You mean from the ships, yeah. A lot, a lot of resistance, suicide planes and, and landing forces. Oh, gosh, there were bombs slaughtered when they when they landed on the ... because the Japanese always went back instead of being right on the shore, they retreated back to the island, where they trapped a lot of those poor servicemen. And they practically slaughtered them. And, and, but we came under heavy attack by their Japanese Air Forces. And, and that's what closest hits. We were anchored there in Leyte and, like I said, some of the suicide planes were, they came through our Naval Air planes. So one of the suicide planes, I saw them when I was right on the bridge and I saw them come in. And all the officers on the bridge saw them, but we were going to be attacked. And the first place that they'd attack was the bridge to knock out everything. And, and I was watching that through binoculars and then it started getting closer and closer. I couldn't dig any trenches; I mean any fox holes, like somebody did. And, and he come so close I thought we were going to hit, real, for sure that time. But I don't know what happened, but he took a dive for the Transport ahead of us. And I guess he was trying to hit the bridge, too. So, he didn't make it. But he scraped ... he landed on the side of the ship and went down on the side of the ship, knocked out one of the life rafts, took all the chains and part of the anchor and chain and took it right down and he scorched the side of the ship. And he was only about 300 feet away from us. And that was the closest one then. After that, well, it was operations went, after that it was in Lingayen Gulf way up in the northern part of, of Manila. And ...

Carl Cox:

Can you tell me about that experience?

Raymond Barron Chavez:

Well, the same thing happened we had on the Transport Squadron. We were still in Squadron 13 and Transport Division 26. And when at MacArthur's, General MacArthur's soldiers went in. And I don't know too much about that, I don't remember, but what I do remember is that we landed them on it then proceeded back. And we stopped at Manila Bay we were, I guess at midnight and it was dark, pitch black. Nothing you could see, nothing, all you could hear was the ship cutting, cutting through the water, the sea water. And right after Manila the ship was headed south, completely south. And fire started coming out of the smoke stack and all through the ship, torpedoed. And we get way around it because we could ... we weren't allowed to stop to help. Only the small ships were because they were afraid that the big ships could sink it, too. And we went around the ship when the Destroyers, Destroyer Escorts were get the survivors and try to put out the ship that was on fire. And, and otherwise we could help out that was actually enough. And the Guy ... I can remember Lingayen Gulf.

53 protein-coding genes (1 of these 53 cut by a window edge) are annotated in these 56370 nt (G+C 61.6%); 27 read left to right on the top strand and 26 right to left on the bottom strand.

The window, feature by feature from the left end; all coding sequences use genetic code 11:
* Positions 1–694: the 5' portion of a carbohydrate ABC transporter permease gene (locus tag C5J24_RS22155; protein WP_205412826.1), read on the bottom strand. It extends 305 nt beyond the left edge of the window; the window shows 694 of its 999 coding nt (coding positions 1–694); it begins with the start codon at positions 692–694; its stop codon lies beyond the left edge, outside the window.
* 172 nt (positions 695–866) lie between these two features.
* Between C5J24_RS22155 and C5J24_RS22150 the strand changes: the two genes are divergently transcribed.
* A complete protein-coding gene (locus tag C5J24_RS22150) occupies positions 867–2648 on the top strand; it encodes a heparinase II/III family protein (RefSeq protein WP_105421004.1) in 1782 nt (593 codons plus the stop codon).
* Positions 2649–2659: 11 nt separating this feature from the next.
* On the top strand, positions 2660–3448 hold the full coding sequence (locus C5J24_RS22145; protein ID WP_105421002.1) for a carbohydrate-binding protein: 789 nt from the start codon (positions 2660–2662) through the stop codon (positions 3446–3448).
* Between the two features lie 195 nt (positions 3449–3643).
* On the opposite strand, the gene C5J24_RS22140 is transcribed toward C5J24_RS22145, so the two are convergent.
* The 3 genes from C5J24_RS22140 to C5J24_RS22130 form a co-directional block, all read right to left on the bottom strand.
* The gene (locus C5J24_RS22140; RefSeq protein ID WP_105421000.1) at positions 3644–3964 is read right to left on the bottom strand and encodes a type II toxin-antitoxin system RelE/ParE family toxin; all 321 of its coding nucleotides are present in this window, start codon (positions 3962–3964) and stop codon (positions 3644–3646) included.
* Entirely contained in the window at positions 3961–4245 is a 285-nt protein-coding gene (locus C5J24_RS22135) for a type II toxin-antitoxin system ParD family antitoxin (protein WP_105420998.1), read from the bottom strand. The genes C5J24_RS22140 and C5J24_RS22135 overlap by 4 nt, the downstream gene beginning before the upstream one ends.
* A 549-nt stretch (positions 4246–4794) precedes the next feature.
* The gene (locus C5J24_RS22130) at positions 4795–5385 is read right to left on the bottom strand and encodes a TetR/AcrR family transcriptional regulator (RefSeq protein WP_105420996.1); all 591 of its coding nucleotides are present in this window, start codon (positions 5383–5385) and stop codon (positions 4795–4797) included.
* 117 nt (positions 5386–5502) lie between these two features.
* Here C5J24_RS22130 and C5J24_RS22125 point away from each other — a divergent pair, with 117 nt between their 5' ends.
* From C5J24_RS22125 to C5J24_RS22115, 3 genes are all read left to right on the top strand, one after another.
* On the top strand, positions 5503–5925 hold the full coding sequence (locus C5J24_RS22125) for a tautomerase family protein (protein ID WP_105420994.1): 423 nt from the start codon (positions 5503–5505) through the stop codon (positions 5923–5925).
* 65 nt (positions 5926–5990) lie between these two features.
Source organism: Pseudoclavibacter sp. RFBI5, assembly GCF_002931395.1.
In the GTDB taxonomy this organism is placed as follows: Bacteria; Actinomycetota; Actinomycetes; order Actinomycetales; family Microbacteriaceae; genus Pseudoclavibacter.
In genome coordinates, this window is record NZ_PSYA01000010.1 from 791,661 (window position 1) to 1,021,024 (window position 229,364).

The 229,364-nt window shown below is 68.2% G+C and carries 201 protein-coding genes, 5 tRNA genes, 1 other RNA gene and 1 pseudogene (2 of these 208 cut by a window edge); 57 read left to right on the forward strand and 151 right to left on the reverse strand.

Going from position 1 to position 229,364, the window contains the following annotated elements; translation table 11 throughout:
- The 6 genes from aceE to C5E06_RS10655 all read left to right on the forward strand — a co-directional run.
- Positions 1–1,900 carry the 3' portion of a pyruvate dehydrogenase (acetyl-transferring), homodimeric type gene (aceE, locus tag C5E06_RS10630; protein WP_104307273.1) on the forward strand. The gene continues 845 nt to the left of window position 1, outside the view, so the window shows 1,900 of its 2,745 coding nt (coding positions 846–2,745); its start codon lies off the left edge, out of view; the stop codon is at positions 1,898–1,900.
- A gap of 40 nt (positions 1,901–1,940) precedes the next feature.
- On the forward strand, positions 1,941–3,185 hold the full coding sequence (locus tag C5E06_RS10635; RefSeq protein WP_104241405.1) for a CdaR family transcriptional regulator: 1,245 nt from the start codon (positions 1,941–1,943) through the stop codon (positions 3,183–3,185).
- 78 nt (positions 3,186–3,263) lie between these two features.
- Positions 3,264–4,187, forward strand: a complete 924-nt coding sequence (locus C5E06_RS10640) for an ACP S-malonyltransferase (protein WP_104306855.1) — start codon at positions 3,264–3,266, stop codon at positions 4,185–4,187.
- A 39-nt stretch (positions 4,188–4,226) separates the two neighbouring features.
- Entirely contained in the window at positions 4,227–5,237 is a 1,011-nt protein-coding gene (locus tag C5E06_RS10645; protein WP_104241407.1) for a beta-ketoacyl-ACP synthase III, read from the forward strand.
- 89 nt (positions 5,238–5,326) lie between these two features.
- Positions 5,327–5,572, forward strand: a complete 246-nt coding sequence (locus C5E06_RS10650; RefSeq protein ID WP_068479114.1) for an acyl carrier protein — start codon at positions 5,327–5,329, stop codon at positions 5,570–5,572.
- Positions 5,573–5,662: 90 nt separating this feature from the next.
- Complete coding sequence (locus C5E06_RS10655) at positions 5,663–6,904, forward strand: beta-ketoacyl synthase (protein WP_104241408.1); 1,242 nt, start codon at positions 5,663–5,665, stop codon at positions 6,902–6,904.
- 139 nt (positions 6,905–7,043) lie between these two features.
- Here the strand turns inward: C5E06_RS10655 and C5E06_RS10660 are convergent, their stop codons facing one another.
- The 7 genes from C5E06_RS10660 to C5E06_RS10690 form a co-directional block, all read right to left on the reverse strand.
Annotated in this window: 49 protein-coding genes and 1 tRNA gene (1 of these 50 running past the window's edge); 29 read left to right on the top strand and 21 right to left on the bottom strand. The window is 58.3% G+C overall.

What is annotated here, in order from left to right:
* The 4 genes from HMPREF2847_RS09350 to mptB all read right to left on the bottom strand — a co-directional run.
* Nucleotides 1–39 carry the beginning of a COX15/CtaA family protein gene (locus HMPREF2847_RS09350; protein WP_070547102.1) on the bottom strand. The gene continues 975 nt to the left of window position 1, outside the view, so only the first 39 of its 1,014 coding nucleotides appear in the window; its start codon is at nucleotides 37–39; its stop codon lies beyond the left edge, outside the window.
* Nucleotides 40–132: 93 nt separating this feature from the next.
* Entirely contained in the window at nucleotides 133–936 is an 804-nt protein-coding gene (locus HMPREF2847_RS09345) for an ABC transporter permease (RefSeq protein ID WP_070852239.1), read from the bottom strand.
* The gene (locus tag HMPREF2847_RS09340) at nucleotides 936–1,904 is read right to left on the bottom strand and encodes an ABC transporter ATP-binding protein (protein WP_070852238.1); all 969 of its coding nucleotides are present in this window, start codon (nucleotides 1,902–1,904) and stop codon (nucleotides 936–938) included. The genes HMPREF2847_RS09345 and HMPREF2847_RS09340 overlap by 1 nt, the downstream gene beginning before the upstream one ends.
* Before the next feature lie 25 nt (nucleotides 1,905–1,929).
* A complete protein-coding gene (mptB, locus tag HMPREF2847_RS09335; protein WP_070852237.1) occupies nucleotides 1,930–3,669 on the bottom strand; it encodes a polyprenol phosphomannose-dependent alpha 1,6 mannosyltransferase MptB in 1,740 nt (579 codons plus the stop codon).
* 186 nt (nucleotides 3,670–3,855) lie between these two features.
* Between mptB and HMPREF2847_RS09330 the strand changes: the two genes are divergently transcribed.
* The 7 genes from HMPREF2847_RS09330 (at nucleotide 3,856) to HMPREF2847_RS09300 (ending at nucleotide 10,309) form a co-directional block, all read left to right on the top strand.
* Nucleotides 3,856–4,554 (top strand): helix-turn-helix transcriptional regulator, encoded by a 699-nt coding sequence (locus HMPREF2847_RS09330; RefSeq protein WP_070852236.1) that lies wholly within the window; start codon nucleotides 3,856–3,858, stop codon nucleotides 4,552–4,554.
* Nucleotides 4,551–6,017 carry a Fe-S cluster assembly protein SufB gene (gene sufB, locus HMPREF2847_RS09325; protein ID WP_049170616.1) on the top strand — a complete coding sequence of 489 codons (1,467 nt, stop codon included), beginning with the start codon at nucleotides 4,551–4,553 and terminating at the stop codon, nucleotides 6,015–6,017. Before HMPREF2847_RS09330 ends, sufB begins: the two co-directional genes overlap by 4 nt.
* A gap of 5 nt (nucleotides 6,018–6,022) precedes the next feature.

Carl Cox:

Where did you go from there?

Raymond Barron Chavez:

We went right to Seattle, Washington and we had an R and R, I think it was 10 days. And then we had to go to ship ... went to the ... and four weeks on the Navy Yard for minor repairs. And then we, we grouped again the whole Division of ships. We grouped again and this time we went with the Army again. And this time we went to Okinawa. And we got there in D plus Ten, but that was the highest, the hottest place we'd been to, because we were attacked constantly. But we were never hit. And with the torpedo planes coming after us, they were close by because they were always shot down. And, and they were sending in, the Japanese were sending these young pilots and the ... 1 understood that they were making these attack planes that they had, these suicide planes they were making out of plywood. So, one shot, they got hit, they'd explode, when, because they were so frail. And, and they, we had how many that were estimated suicide planes coming after us. But I know we were constantly after, we were under attack for days and nights, too.

Carl Cox:

How long were you there?

Raymond Barron Chavez:

Gosh, I don't remember very well. I'd say it was 10 days to two weeks.

Carl Cox:

What happened after that?

Raymond Barron Chavez:

After that, we had orders to proceed to San Francisco and, and regroup there. But on the way back, about the middle of the Pacific, the war ended. We, we got word that the war had ended and we still proceeded to San Francisco and we were sure glad it was over with because the next operation they told us would be the big one, Invasion of Japan.

Carl Cox:

Right.

Raymond Barron Chavez:

And I'm glad we ... otherwise I wouldn't be here, I know.

Carl Cox:

So you went back to San Francisco?

Raymond Barron Chavez:

Yes.

Carl Cox:

Tell me about your arrival in San Francisco?

Raymond Barron Chavez: